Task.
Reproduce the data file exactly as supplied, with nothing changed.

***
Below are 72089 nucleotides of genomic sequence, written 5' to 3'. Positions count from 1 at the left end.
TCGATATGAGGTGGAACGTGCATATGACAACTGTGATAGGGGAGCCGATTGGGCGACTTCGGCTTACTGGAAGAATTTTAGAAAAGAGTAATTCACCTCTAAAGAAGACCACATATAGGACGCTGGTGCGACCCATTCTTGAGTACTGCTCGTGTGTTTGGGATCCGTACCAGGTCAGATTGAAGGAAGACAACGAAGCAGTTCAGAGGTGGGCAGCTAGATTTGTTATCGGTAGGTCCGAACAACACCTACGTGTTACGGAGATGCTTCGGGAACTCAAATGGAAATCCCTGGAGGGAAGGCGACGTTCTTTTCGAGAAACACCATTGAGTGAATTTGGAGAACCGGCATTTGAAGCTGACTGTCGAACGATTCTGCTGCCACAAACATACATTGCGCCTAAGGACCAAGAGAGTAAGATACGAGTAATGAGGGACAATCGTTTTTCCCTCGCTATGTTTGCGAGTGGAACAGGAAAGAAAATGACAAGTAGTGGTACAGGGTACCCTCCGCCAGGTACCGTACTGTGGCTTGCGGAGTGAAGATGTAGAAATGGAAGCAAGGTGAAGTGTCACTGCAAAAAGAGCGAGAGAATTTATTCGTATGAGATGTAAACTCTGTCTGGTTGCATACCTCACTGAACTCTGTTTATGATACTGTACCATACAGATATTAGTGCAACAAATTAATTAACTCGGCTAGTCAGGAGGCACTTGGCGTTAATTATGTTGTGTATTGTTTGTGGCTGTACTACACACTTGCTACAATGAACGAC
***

Below are 72089 nucleotides of genomic sequence, written 5' to 3'. Positions count from 1 at the left end.
TCGATATGAGGTGGAACGTGCATATGACAACTGTGATAGGGGAGCCGATTGGGCGACTTCGGCTTACTGGAAGAATTTTAGAAAAGAGTAATTCACCTCTAAAGAAGACCACATATAGGACGCTGGTGCGACCCATTCTTGAGTACTGCTCGTGTGTTTGGGATCCGTACCAGGTCAGATTGAAGGAAGACAACGAAGCAGTTCAGAGGTGGGCAGCTAGATTTGTTATCGGTAGGTCCGAACAACACCTACGTGTTACGGAGATGCTTCGGGAACTCAAATGGAAATCCCTGGAGGGAAGGCGACGTTCTTTTCGAGAAACACCATTGAGTGAATTTGGAGAACCGGCATTTGAAGCTGACTGTCGAACGATTCTGCTGCCACAAACATACATTGCGCCTAAGGACCAAGAGAGTAAGATACGAGTAATGAGGGACAATCGTTTTTCCCTCGCTATGTTTGCGAGTGGAACAGGAAAGAAAATGACAAGTAGTGGTACAGGGTACCCTCCGCCAGGTACCGTACTGTGGCTTGCGGAGTGAAGATGTAGAAATGGAAGCAAGGTGAAGTGTCACTGCAAAAAGAGCGAGAGAATTTATTCGTATGAGATGTAAACTCTGTCTGGTTGCATACCTCACTGAACTCTGTTTATGATACTGTACCATACAGATATTAGTGCAACAAATTAATTAACTCGGCTAGTCAGGAGGCACTTGGCGTTAATTATGTTGTGTATTGTTTGTGGCTGTACTACACACTTGCTACAATGAACGAC